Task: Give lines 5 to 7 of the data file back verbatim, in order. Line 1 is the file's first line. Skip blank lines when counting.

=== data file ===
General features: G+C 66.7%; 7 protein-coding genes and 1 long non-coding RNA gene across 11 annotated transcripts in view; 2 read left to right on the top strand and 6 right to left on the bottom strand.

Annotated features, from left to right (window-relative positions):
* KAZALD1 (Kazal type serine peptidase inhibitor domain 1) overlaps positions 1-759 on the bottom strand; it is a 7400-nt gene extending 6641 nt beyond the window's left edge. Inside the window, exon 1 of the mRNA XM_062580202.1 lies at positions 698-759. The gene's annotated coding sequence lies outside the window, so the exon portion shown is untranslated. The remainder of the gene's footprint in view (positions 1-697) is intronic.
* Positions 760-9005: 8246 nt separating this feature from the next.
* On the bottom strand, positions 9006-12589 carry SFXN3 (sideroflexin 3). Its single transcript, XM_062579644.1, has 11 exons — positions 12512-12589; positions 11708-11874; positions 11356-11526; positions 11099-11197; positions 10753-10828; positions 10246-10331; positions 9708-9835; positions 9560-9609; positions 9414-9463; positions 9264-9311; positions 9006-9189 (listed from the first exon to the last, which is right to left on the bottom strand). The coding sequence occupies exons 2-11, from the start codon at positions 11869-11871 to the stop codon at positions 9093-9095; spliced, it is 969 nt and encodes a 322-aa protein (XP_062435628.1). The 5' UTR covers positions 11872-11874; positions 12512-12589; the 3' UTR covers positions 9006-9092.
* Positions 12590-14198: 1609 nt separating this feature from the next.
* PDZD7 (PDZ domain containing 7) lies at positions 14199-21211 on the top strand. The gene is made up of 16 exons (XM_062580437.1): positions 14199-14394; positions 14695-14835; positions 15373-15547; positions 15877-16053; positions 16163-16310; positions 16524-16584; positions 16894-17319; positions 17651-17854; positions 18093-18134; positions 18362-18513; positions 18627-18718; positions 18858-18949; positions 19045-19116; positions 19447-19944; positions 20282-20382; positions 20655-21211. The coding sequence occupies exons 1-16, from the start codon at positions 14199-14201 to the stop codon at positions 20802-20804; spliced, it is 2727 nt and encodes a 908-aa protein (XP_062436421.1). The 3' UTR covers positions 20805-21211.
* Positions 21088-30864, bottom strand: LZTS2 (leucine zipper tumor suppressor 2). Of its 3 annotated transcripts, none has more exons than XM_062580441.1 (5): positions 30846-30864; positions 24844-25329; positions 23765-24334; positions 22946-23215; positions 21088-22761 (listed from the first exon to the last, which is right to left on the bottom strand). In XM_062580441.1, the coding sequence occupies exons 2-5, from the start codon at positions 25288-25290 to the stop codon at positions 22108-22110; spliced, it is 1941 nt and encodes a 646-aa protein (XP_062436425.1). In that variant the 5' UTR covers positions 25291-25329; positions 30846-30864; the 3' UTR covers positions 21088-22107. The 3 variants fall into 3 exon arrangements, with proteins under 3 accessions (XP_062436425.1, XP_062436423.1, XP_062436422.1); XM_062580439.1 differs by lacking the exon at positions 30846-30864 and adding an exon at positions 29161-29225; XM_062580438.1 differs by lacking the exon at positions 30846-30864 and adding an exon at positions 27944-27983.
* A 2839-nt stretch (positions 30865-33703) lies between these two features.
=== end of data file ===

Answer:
* On the bottom strand, positions 9006-12589 carry SFXN3 (sideroflexin 3). Its single transcript, XM_062579644.1, has 11 exons — positions 12512-12589; positions 11708-11874; positions 11356-11526; positions 11099-11197; positions 10753-10828; positions 10246-10331; positions 9708-9835; positions 9560-9609; positions 9414-9463; positions 9264-9311; positions 9006-9189 (listed from the first exon to the last, which is right to left on the bottom strand). The coding sequence occupies exons 2-11, from the start codon at positions 11869-11871 to the stop codon at positions 9093-9095; spliced, it is 969 nt and encodes a 322-aa protein (XP_062435628.1). The 5' UTR covers positions 11872-11874; positions 12512-12589; the 3' UTR covers positions 9006-9092.
* Positions 12590-14198: 1609 nt separating this feature from the next.
* PDZD7 (PDZ domain containing 7) lies at positions 14199-21211 on the top strand. The gene is made up of 16 exons (XM_062580437.1): positions 14199-14394; positions 14695-14835; positions 15373-15547; positions 15877-16053; positions 16163-16310; positions 16524-16584; positions 16894-17319; positions 17651-17854; positions 18093-18134; positions 18362-18513; positions 18627-18718; positions 18858-18949; positions 19045-19116; positions 19447-19944; positions 20282-20382; positions 20655-21211. The coding sequence occupies exons 1-16, from the start codon at positions 14199-14201 to the stop codon at positions 20802-20804; spliced, it is 2727 nt and encodes a 908-aa protein (XP_062436421.1). The 3' UTR covers positions 20805-21211.